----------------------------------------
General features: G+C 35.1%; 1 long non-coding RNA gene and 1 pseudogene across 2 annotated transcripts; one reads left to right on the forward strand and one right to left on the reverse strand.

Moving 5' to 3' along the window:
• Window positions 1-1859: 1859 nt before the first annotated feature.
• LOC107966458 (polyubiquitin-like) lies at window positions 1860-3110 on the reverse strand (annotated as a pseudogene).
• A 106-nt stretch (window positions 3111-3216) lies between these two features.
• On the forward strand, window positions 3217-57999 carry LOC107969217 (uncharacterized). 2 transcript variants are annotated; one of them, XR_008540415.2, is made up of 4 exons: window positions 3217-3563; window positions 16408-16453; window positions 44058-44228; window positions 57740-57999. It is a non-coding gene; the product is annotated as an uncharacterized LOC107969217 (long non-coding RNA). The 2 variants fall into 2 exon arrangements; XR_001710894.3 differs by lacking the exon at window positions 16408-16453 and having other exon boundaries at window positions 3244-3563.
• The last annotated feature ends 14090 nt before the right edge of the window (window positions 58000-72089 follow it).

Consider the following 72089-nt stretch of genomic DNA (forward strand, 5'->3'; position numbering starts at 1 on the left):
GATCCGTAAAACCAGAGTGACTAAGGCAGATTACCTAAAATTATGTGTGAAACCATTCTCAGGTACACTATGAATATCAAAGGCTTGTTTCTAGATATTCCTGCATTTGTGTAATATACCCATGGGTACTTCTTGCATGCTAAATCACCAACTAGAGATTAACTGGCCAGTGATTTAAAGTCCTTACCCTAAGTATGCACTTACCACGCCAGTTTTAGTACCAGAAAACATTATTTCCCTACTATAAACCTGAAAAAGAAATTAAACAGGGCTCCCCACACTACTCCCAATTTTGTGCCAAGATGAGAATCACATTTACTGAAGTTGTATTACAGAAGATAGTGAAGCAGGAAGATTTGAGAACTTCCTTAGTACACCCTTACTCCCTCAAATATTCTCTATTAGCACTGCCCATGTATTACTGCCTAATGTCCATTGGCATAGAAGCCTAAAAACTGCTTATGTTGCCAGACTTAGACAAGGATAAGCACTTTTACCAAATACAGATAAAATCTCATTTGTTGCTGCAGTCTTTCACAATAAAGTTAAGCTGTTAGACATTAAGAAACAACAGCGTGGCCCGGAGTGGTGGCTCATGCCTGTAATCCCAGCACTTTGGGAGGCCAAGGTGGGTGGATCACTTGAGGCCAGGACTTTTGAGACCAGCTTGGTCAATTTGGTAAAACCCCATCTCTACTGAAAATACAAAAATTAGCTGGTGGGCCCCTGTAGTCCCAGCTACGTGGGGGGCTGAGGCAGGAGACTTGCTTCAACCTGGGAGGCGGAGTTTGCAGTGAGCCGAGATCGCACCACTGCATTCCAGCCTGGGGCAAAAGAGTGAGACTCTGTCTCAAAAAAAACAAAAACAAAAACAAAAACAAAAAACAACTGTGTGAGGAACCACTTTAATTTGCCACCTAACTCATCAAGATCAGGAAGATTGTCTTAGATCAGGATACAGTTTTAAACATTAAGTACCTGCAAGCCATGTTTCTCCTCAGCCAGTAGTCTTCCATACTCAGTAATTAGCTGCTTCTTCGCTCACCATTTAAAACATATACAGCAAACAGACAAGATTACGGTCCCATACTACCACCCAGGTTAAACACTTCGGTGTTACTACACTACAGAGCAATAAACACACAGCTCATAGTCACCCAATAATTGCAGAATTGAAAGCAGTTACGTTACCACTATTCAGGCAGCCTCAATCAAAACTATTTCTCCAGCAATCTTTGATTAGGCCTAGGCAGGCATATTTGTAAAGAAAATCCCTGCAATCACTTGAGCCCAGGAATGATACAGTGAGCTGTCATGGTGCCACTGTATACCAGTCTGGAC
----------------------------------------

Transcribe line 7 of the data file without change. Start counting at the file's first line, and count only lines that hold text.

• The last annotated feature ends 14090 nt before the right edge of the window (window positions 58000-72089 follow it).